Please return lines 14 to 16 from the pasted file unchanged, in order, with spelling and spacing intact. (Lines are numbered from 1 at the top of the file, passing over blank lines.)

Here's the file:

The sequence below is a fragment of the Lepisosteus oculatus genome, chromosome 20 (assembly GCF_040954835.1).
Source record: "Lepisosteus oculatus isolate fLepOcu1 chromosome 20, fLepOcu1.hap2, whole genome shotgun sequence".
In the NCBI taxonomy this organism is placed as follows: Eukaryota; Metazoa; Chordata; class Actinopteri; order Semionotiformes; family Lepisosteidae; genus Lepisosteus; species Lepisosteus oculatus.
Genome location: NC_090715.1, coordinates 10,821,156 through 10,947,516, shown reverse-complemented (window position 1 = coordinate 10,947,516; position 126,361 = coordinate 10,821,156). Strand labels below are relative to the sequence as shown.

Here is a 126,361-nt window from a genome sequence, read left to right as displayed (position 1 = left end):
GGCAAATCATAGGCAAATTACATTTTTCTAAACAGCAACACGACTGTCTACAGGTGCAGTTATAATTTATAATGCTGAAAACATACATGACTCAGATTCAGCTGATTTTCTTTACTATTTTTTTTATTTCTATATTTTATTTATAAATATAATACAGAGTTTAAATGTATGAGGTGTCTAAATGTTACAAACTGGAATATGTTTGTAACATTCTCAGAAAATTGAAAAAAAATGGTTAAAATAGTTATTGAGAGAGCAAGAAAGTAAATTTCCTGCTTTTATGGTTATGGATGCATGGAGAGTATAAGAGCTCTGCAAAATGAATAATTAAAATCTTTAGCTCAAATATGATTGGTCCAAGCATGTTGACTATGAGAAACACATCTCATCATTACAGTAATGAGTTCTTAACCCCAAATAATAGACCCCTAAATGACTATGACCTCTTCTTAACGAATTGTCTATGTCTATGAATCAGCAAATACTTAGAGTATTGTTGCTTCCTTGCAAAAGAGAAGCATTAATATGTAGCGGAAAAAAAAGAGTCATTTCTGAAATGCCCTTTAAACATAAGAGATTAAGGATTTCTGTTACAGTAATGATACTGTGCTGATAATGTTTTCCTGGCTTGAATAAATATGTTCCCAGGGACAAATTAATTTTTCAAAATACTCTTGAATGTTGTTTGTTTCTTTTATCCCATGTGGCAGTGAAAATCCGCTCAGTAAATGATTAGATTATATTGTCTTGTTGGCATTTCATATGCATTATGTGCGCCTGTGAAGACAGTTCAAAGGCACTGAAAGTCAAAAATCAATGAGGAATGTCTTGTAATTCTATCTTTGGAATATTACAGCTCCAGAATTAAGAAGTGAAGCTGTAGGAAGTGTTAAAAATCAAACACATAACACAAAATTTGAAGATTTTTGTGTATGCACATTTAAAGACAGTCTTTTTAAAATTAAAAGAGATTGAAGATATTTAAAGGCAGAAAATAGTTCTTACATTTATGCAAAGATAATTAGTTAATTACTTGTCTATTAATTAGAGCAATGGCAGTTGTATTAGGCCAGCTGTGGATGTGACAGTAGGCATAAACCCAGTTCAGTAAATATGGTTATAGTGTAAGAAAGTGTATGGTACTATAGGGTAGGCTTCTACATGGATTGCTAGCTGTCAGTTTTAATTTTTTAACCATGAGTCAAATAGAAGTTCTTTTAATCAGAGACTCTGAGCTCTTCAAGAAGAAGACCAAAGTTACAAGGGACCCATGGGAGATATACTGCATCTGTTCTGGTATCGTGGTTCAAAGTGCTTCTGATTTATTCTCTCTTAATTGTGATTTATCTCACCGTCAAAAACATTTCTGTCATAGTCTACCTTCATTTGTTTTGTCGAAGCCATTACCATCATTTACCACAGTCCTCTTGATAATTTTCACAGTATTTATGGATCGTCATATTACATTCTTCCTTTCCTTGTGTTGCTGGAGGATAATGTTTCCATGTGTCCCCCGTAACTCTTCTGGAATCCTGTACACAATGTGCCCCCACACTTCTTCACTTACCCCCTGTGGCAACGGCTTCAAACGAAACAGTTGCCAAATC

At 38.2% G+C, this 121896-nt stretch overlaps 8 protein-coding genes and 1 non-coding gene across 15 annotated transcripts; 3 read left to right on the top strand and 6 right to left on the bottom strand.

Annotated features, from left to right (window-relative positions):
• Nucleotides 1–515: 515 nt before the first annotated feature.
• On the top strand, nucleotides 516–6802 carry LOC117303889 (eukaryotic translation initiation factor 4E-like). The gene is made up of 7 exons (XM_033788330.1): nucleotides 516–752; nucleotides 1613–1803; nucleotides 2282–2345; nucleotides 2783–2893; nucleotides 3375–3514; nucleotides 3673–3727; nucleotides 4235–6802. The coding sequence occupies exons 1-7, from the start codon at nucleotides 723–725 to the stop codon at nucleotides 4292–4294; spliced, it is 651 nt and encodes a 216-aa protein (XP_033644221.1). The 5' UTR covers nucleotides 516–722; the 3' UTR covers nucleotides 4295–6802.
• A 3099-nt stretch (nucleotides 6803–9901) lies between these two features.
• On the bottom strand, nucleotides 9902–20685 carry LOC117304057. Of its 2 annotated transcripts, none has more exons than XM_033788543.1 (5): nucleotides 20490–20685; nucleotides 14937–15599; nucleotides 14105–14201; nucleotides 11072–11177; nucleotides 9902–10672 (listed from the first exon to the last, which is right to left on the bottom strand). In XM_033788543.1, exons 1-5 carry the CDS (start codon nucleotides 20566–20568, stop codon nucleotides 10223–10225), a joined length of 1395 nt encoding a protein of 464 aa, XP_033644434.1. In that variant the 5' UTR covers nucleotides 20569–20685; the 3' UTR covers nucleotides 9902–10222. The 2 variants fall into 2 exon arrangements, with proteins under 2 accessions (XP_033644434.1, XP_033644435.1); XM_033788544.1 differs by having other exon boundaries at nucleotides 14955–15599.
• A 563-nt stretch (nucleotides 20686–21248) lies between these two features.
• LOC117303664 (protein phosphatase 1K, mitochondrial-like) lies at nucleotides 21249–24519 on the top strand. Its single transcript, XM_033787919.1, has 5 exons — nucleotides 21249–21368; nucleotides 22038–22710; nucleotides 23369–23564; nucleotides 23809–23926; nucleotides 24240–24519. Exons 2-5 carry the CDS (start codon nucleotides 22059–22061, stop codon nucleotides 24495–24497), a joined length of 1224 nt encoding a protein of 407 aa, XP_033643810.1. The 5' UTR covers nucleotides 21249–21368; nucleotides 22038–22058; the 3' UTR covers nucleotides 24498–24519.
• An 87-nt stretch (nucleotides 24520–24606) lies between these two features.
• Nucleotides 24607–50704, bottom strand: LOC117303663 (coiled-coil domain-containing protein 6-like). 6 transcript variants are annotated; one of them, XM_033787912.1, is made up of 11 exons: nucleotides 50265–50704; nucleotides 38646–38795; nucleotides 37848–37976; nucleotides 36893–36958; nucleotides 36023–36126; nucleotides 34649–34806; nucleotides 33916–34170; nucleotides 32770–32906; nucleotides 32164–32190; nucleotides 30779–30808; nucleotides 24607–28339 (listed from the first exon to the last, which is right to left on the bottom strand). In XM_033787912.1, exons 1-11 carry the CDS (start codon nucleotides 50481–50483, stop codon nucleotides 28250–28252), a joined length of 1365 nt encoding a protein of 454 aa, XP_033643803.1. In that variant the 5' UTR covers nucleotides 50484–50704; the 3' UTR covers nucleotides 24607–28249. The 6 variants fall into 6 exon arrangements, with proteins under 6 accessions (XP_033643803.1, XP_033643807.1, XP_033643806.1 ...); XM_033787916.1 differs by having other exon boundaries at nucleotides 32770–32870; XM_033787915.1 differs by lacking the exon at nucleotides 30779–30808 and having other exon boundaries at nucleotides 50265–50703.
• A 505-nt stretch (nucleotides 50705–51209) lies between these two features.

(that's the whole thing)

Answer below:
• LOC117303664 (protein phosphatase 1K, mitochondrial-like) lies at nucleotides 21249–24519 on the top strand. Its single transcript, XM_033787919.1, has 5 exons — nucleotides 21249–21368; nucleotides 22038–22710; nucleotides 23369–23564; nucleotides 23809–23926; nucleotides 24240–24519. Exons 2-5 carry the CDS (start codon nucleotides 22059–22061, stop codon nucleotides 24495–24497), a joined length of 1224 nt encoding a protein of 407 aa, XP_033643810.1. The 5' UTR covers nucleotides 21249–21368; nucleotides 22038–22058; the 3' UTR covers nucleotides 24498–24519.
• An 87-nt stretch (nucleotides 24520–24606) lies between these two features.
• Nucleotides 24607–50704, bottom strand: LOC117303663 (coiled-coil domain-containing protein 6-like). 6 transcript variants are annotated; one of them, XM_033787912.1, is made up of 11 exons: nucleotides 50265–50704; nucleotides 38646–38795; nucleotides 37848–37976; nucleotides 36893–36958; nucleotides 36023–36126; nucleotides 34649–34806; nucleotides 33916–34170; nucleotides 32770–32906; nucleotides 32164–32190; nucleotides 30779–30808; nucleotides 24607–28339 (listed from the first exon to the last, which is right to left on the bottom strand). In XM_033787912.1, exons 1-11 carry the CDS (start codon nucleotides 50481–50483, stop codon nucleotides 28250–28252), a joined length of 1365 nt encoding a protein of 454 aa, XP_033643803.1. In that variant the 5' UTR covers nucleotides 50484–50704; the 3' UTR covers nucleotides 24607–28249. The 6 variants fall into 6 exon arrangements, with proteins under 6 accessions (XP_033643803.1, XP_033643807.1, XP_033643806.1 ...); XM_033787916.1 differs by having other exon boundaries at nucleotides 32770–32870; XM_033787915.1 differs by lacking the exon at nucleotides 30779–30808 and having other exon boundaries at nucleotides 50265–50703.